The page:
The artist Sir Kyffin Williams has left £500,000 to charities and other bodies in his will, with his estate valued at worth more than £6m.
This painting, left to the library, could be worth £1m
The National Library of Wales in Aberystwyth has been bequeathed much of Sir Kyffin's own art collection, running to hundreds of works.
A painting of Saint Jerome by Italian artist Domenichino is currently being valued and could be worth around £1m.
Sir Kyffin died of cancer in Anglesey, aged 88, in September 2006.
Among the beneficiaries of Sir Kyffin's estate, which has been valued at £6,187,017 net, are the Royal Cambrian Academy of Art in Conwy and printing press Gwasg Gregynog, based in Newtown, Powys, which both receive £100,000.
The Council for the Protection of Rural Wales (CPRW), the Tabernacle arts centre in Machynlleth, Powys, the Ucheldre Centre in Holyhead, Anglesey and the Artists Benevolent Fund which helps the widows of artists, each received £50,000 in the will, solicitor Huw Elwyn Jones confirmed.
Furniture from Sir Kyffin's rented home on Anglesey was given to Bangor University along with a number of paintings.
The National Museum Wales was also given some of the late artist's pieces, which have sold for as much as £75,000.
The Anglesey-born artist owned no property, having rented on the island, did not marry or have children and according to his godson Nicholas Sinclair, lived a frugal life.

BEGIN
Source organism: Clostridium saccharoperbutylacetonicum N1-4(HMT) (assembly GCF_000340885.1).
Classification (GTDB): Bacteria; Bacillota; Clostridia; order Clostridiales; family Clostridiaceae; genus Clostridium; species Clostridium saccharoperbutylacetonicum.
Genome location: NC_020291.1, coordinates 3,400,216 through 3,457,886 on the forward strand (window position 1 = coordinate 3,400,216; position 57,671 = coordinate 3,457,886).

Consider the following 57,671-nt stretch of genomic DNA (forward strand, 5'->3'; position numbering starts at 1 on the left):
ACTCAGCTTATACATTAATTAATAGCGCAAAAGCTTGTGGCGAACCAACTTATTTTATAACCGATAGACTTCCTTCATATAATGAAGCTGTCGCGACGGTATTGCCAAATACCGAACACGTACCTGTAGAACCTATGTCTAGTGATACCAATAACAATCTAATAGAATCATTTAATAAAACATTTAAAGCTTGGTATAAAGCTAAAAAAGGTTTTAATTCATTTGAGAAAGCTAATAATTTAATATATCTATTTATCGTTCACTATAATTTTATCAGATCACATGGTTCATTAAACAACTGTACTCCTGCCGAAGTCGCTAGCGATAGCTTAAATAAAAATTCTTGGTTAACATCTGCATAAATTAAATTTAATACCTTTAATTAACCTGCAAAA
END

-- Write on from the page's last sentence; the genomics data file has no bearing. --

His money came from the sale of his own work and from paintings he owned by other artists. The Domenichino painting was worth around £1m, estimated Mr Sinclair.
He was also not surprised to learn that Sir Kyffin had left so much to Welsh charities and organisations.
"He was an artist and the arts were incredibly important to him," he said.
"He gave a lot to charity in his lifetime.
"His great passion in life was painting and he also had a very close circle of friends so the car he was driving and the units in his kitchen were irrelevant to him."
The National Library of Wales said Sir Kyffin had bequeathed it around 250 oils on canvas, approximately 600 water colours and drawings, diaries, photographs and slides, original manuscripts of books written in long hand by the artist, several sketch books, letters and even passports.
Sunset over Anglesey - Sir Kyffin Williams' last painting
Works given to or purchased by him are also among the bequest to the library, including the Domenichino and paintings by Sir Kyfffin's great-grandmother.
Paul Joyner, head of purchasing and donations for the library, said he suspected it would take around two years to catalogue everything.
The library would work very closely with the £1.5m Oriel Kyffin Williams, which is scheduled to open on St David's Day 2008, to loan paintings, he said.
A large retrospective detailing Sir Kyffin's place in Welsh art would also happen but not for a number of years yet, said Mr Joyner.
"There has been a long association between the library and Sir Kyffin," said Mr Joyner.
"Someone spotted him as an important artist back in the 1940s and since then we've felt that he was essential and central to art in Wales.
"It was a reciprocal relationship. He felt that the library was one of the hubs of Welsh culture and he felt very strongly that his legacy was preserved."